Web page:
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December 23, 2022

Transthyretin Amyloid Cardiomyopathy (ATTR-CM): an underdiagnosed and life-threatening disease

Being diagnosed with transthyretin amyloid cardiomyopathy (ATTR-CM) has historically been particularly challenging, due to low awareness amongst healthcare professionals, as symptoms are often consistent with heart failure. ATTR-CM is associated with an average life expectancy of approximately two to six years post-diagnosis, but under-diagnosis is a clear issue, with less than 1% of people living with the disease having a diagnosis.

If you, or anyone you know, lives with amyloid cardiomyopathy (ATTR-CM), we are currently conducting a study on ATTR-CM in the USA to better understand the impact of ATTR-CM and available treatment options.

ATTR-CM and heart failure

What is Transthyretin Amyloid Cardiomyopathy (ATTR-CM)?

ATTR-CM is a form of ATTR amyloidosis and is a protein disorder where clumps of irregular proteins build up in the patient’s heart and body over time. This leads to a stiffening of the heart’s left ventricle, meaning the heart can’t effectively pump blood around the body. This is called restrictive cardiomyopathy, which is a type of heart failure.

What are the common symptoms?

This condition often presents with symptoms associated with heart failure, such as fatigue, shortness of breath, irregular pulse and palpitations, swelling in the legs, chest pain, enlarged liver, fluid in the abdomen, and poor appetite.

How is ATTR-CM diagnosed?

Diagnosis can be difficult as symptoms are normally associated with heart failure. However, typical symptoms may lead to a routine cardiac test such as an electrocardiogram or an echocardiogram. Once detected, more specialised tests such as a cardiac MRI, nuclear medicine scan of the heart or a heart muscle biopsy of the affected organ are needed, as well as genetic studies which look for hereditary ATTR-CM.

Transthyretin Amyloid Cardiomyopathy - ATTR-CM

Is there more than one type?

There are two types of ATTR-CM:

Hereditary ATTR-CM: There is a mutation in the transthyretin gene, which results in protein deposits in the heart, nerves and sometimes the kidneys and other organs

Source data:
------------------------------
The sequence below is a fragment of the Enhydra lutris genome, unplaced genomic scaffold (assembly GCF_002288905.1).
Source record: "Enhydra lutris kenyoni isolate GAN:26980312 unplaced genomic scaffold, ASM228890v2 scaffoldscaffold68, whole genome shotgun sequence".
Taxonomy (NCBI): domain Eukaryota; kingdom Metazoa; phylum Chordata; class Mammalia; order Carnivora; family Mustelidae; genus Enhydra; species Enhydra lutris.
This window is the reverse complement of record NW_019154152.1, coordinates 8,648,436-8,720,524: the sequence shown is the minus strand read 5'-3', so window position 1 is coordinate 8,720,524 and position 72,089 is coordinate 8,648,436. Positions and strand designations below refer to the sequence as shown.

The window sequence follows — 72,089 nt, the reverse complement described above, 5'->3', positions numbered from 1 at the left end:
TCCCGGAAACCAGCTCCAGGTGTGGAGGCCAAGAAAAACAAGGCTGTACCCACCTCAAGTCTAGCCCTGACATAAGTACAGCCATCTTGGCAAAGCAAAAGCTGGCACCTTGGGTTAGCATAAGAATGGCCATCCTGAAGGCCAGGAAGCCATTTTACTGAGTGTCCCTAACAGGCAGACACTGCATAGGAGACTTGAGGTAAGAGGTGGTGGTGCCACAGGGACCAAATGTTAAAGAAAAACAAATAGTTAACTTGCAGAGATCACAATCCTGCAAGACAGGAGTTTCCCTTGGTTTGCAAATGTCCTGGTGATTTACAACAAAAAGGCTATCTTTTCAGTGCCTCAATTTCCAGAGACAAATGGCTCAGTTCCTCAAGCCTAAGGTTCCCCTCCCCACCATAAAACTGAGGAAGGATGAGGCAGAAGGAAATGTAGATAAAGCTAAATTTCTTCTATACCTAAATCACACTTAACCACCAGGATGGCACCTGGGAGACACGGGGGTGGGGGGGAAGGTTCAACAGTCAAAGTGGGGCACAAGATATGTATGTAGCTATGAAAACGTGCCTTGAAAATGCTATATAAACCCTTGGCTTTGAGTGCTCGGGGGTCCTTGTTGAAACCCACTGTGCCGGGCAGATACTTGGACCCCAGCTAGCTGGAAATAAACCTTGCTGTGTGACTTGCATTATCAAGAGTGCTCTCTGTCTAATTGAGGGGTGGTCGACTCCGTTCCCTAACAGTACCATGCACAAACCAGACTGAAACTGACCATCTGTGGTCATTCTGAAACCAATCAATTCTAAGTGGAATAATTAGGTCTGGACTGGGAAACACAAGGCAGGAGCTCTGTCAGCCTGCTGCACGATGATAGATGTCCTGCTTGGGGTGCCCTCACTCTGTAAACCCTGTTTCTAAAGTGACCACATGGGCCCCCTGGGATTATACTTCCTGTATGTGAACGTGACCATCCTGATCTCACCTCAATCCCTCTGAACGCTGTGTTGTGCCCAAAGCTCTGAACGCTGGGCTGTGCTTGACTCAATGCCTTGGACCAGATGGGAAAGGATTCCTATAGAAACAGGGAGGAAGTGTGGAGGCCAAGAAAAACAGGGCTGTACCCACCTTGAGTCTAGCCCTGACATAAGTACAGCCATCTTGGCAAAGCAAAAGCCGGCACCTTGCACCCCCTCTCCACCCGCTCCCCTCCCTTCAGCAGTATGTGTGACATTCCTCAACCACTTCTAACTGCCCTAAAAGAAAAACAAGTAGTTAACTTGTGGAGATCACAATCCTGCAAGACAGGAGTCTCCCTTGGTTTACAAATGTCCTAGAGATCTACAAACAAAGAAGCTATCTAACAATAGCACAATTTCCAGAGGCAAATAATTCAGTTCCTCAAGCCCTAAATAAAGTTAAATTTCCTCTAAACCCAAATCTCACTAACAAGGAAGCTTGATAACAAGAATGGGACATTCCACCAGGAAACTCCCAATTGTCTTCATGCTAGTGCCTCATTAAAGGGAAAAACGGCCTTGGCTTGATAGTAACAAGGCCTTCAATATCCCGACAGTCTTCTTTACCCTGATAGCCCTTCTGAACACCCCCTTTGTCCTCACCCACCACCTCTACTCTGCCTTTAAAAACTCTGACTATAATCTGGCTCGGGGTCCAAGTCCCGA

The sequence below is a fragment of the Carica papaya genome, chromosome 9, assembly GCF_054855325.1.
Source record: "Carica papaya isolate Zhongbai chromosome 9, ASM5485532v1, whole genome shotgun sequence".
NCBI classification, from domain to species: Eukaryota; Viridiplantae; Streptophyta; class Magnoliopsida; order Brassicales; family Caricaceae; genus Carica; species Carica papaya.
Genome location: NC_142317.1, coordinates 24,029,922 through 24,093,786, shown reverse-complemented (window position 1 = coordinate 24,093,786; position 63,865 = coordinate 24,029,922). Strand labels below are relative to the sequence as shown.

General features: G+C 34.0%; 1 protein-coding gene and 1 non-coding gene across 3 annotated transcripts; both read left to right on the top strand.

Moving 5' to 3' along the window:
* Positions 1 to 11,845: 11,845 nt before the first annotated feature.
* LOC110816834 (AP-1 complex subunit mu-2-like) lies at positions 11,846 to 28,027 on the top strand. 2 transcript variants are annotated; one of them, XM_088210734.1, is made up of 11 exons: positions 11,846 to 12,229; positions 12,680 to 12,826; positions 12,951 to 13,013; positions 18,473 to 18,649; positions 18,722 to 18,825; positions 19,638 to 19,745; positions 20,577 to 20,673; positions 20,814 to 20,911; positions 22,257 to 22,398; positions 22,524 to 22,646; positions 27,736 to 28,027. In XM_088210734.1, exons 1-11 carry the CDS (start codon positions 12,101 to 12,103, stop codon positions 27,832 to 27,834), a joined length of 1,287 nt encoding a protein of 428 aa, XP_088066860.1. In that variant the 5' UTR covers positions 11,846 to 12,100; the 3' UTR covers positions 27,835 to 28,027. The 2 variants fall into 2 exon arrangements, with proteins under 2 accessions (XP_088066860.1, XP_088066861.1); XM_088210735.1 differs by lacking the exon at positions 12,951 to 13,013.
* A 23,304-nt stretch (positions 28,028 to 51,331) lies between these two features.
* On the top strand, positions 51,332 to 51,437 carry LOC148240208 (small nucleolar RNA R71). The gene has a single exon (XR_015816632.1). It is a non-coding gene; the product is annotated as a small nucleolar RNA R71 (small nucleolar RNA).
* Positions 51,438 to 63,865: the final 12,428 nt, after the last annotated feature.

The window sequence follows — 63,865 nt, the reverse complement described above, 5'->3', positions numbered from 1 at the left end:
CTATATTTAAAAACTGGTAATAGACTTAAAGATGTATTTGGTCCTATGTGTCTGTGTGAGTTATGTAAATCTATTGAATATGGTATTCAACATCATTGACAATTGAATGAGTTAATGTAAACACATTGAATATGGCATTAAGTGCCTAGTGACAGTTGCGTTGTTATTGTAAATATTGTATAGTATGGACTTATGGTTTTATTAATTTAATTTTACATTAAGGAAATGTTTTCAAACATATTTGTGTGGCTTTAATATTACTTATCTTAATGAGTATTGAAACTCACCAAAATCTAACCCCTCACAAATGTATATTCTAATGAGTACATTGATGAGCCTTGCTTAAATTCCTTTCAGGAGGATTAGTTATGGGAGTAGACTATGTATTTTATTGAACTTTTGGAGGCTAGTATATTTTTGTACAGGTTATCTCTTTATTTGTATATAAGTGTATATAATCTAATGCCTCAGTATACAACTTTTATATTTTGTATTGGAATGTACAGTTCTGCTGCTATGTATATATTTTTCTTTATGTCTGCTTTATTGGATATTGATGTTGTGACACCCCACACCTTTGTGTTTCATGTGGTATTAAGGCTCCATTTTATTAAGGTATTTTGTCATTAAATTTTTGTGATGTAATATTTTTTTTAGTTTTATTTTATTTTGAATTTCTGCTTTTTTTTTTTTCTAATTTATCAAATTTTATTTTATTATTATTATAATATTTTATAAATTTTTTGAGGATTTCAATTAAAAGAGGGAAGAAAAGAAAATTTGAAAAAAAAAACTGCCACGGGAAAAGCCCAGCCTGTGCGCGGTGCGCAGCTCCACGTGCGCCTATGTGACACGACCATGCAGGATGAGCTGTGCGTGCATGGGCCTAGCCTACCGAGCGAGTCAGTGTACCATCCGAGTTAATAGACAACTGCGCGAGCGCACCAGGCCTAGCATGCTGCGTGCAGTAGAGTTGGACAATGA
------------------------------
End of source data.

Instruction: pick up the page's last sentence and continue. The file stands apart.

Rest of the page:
• This can run in the family
• Symptoms can start as young as 20
• It is more common in specific regions of Portugal, Sweden, and Japan
• Some mutations are more common in people of Irish ancestry or African descent

Wild-type ATTR-CM: This is usually associated with aging and the protein becomes unstable and misfolds

• There is no mutation in the gene, and it is not hereditary
• It affects the heart and can cause peripheral neuropathy (pain and numbness in the hands and feet).
• Symptoms usually start after the age of 65
• Some patients may have no symptoms and others may progress to end-stage heart failure

Is there a cure for ATTR-CM?

There isn’t currently a cure for ATTR-CM, and there is no way for the body to get rid of existing amyloid (protein) deposits. However, medications focusing on easing heart failure symptoms can halt disease progression by slowing or stopping the build-up of protein deposits. In some cases of advanced heart failure, heart transplantation may be an option.

If you, or anyone you know, lives with amyloid cardiomyopathy (ATTR-CM), we are currently conducting a study on ATTR-CM in the USA to better understand the impact of ATTR-CM and available treatment options. We would love to hear from you to help us guide the development of future therapies, and you will be paid for your time.

*This study is subject to availability

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If you, or anyone you know, lives with ATTR-CM, we are currently conducting a study on ATTR-CM in the USA to better understand the impact of ATTR-CM and available treatment options. We would love to hear from you to help us guide the development of future therapies, and you will be paid for your time.

*This study is subject to availability

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